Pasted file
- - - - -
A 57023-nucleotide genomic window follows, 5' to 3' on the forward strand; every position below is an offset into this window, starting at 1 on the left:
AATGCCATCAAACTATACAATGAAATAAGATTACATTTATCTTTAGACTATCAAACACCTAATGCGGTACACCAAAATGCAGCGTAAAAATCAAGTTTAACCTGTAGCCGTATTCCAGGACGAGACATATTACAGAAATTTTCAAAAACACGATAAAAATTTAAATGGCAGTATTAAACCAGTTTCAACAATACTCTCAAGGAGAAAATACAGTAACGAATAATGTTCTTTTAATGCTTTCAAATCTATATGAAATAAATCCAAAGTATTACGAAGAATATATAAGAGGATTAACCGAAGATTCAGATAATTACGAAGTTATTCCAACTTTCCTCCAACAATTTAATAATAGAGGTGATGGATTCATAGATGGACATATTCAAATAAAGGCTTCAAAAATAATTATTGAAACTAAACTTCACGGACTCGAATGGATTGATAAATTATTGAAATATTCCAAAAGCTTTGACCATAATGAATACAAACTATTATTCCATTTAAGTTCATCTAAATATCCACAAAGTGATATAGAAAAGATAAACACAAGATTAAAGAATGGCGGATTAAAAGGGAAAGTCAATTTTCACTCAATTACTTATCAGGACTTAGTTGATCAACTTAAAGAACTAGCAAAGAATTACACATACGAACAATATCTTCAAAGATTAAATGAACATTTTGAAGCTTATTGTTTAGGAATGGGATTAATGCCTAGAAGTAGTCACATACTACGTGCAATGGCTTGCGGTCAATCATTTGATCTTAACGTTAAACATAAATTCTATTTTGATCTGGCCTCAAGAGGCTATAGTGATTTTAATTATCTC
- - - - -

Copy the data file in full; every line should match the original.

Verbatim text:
A 57023-nucleotide genomic window follows, 5' to 3' on the forward strand; every position below is an offset into this window, starting at 1 on the left:
AATGCCATCAAACTATACAATGAAATAAGATTACATTTATCTTTAGACTATCAAACACCTAATGCGGTACACCAAAATGCAGCGTAAAAATCAAGTTTAACCTGTAGCCGTATTCCAGGACGAGACATATTACAGAAATTTTCAAAAACACGATAAAAATTTAAATGGCAGTATTAAACCAGTTTCAACAATACTCTCAAGGAGAAAATACAGTAACGAATAATGTTCTTTTAATGCTTTCAAATCTATATGAAATAAATCCAAAGTATTACGAAGAATATATAAGAGGATTAACCGAAGATTCAGATAATTACGAAGTTATTCCAACTTTCCTCCAACAATTTAATAATAGAGGTGATGGATTCATAGATGGACATATTCAAATAAAGGCTTCAAAAATAATTATTGAAACTAAACTTCACGGACTCGAATGGATTGATAAATTATTGAAATATTCCAAAAGCTTTGACCATAATGAATACAAACTATTATTCCATTTAAGTTCATCTAAATATCCACAAAGTGATATAGAAAAGATAAACACAAGATTAAAGAATGGCGGATTAAAAGGGAAAGTCAATTTTCACTCAATTACTTATCAGGACTTAGTTGATCAACTTAAAGAACTAGCAAAGAATTACACATACGAACAATATCTTCAAAGATTAAATGAACATTTTGAAGCTTATTGTTTAGGAATGGGATTAATGCCTAGAAGTAGTCACATACTACGTGCAATGGCTTGCGGTCAATCATTTGATCTTAACGTTAAACATAAATTCTATTTTGATCTGGCCTCAAGAGGCTATAGTGATTTTAATTATCTC